We’ve been hearing a lot in the last few years about the need to comply with document accessibility regulations. Whether you’re an expert on the subject or just learning the basics, you know that if you provide customer communications you have to make them available in a variety of formats. But does compliance automatically guarantee a positive customer experience?
Compliance is the law, so it’s not an option. Having said that, there is often a gap between regulatory compliance and a positive customer experience. Are we changing the game and saying that compliance is no longer enough? Not at all! But simply providing your sighted customers with information they can read does not ensure that their overall experience with your organization is a positive one. The same is true for your customers who are blind, partially sighted or who have a cognitive disability.
So what else should you consider? Here are some potential gaps between compliance and a truly successful implementation of document accessibility:
- Offering Accessible PDF or Accessible HTML5 would meet compliance but would likely not meet the needs of all your customers with print disabilities. Some people still prefer hard copies, and for someone who is blind or partially sighted this means large print or braille. People who lose their vision later in life don’t always learn braille and may not be comfortable with technology, so they would require audio. Audio is also a preferred format for some individuals with cognitive disabilities such as dyslexia. We refer to these as format preferences, but in many cases it’s actually a true need rather than something the customer prefers.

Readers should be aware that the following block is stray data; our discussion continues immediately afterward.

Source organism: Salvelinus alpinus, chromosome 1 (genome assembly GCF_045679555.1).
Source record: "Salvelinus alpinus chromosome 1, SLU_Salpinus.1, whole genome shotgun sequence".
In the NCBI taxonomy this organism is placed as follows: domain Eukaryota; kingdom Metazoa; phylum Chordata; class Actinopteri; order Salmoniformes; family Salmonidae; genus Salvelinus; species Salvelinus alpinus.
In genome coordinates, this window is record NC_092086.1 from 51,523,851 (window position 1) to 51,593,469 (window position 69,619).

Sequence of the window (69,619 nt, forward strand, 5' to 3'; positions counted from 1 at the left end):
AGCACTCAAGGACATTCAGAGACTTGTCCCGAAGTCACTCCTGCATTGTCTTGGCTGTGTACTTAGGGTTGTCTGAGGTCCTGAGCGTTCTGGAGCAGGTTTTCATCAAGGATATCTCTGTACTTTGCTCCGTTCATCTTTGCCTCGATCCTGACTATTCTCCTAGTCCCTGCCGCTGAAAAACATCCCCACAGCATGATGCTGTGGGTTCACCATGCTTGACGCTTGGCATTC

- Both your customers and your front-line agents need to be aware of the services you offer and how your customers can request them. Providing accessible documents is important, but your customers need to know you offer this service. Your front-line agents also need to be aware. Remember that call center agents and advisors are the face of your organization and play a significant role in the customer experience. They should know which services are available and how to request them. Note that the process for requesting accessible documents must itself be accessible. If your customer could complete a printed form independently they would not be making the request in the first place!
- Finally, customers with document accessibility requirements want the same things from your organization that any other customer wants. All customers, whether they have a disability or not, want to interact with agents and advisors who are friendly and knowledgeable. They want processes that are straightforward and intuitive, and they expect high-quality products and services delivered in a timely manner. These are the elements of customer service that will bridge the gap between compliance and a positive customer experience.
To learn more about compliance, the Section 508 refresh and other accessible document legislation, you can still sign up for our free webinar on Wednesday, January 17 at 1:00 ET.